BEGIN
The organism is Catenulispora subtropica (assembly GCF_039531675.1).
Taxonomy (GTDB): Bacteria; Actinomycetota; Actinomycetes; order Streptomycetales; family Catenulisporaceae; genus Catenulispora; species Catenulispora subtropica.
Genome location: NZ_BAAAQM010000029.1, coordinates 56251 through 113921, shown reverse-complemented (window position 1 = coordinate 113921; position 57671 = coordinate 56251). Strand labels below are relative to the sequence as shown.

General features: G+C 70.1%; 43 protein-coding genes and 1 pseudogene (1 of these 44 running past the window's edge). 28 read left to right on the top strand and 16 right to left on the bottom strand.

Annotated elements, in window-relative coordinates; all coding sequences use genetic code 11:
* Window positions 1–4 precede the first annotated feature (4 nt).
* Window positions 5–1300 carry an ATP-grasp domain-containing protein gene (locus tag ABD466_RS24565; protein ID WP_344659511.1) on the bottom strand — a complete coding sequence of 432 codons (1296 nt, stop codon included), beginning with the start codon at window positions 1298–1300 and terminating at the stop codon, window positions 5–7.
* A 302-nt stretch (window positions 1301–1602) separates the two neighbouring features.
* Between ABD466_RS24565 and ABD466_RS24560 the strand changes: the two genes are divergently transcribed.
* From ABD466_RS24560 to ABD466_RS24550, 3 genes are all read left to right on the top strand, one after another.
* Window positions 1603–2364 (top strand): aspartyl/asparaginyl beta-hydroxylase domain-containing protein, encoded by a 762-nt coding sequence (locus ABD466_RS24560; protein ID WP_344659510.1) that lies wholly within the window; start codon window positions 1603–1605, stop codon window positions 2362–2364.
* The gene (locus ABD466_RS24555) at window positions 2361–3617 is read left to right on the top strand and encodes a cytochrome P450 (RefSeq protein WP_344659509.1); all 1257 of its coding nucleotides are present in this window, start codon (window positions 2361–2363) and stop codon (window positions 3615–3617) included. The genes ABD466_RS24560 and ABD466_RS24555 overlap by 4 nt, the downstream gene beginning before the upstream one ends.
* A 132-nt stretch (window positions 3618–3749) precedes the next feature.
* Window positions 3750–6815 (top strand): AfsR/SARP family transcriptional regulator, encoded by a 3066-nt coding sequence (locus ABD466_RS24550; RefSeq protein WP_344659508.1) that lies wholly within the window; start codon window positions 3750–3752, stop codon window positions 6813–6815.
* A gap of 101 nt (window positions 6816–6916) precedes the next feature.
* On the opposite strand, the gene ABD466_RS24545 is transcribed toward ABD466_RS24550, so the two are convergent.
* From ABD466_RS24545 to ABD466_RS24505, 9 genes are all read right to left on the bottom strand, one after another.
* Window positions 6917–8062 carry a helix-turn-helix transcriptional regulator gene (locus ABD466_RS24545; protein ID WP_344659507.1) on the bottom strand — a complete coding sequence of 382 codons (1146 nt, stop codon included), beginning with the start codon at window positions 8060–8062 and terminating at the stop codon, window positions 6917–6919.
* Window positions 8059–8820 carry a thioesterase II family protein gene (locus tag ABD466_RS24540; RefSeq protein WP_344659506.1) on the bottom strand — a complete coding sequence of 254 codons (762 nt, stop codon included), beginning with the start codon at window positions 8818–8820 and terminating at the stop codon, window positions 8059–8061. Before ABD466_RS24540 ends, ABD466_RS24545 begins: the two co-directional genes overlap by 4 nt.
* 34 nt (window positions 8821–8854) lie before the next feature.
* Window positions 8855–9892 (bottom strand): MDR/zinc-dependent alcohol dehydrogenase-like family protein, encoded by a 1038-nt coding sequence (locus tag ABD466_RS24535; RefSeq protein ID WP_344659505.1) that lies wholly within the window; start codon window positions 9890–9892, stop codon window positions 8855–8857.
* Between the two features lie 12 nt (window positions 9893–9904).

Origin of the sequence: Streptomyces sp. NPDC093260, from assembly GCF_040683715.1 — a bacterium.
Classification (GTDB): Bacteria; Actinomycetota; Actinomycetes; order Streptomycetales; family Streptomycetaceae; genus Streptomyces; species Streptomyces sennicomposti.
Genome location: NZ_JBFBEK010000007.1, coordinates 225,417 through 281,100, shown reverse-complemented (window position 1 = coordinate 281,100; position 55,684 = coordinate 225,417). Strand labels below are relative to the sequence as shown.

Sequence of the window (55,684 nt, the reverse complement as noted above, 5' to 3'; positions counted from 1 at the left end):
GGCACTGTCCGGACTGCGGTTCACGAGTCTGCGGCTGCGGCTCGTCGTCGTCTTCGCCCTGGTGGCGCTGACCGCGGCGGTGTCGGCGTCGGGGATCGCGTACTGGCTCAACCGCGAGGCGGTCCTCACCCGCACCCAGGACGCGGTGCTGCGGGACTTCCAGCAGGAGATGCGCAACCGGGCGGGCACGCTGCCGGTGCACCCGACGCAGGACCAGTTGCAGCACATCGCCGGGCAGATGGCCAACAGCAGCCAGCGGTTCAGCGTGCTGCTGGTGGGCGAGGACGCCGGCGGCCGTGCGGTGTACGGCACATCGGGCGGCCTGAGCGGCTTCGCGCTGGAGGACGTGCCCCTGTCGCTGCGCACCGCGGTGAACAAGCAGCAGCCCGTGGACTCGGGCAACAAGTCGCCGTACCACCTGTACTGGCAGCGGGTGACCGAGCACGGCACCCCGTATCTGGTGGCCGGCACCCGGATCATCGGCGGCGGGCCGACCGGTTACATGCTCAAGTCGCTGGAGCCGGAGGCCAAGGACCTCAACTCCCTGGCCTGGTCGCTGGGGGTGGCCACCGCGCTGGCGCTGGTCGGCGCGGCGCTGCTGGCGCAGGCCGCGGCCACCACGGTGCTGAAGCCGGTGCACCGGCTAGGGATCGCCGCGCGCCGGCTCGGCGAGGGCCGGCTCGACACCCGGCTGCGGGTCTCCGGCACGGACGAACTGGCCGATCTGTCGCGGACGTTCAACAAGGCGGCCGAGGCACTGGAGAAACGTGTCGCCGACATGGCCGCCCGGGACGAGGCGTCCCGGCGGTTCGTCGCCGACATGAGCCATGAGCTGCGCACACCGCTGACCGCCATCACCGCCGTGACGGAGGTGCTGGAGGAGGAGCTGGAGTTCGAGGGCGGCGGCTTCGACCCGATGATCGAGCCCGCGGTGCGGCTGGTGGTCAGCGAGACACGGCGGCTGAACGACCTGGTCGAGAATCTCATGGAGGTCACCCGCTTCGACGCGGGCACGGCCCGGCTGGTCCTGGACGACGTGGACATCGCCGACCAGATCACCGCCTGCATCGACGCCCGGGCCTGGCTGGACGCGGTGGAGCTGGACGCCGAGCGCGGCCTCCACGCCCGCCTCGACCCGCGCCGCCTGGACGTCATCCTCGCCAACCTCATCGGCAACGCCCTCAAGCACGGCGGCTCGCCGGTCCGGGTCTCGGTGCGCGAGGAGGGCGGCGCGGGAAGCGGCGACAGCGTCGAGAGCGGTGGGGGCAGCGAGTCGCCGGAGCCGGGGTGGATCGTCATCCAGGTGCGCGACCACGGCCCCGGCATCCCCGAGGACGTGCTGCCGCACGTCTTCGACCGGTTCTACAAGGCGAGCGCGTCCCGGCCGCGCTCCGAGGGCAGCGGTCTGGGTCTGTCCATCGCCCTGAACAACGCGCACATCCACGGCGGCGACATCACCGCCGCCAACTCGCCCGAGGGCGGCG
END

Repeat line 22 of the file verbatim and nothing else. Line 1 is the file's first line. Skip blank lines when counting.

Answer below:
* Between the two features lie 12 nt (window positions 9893–9904).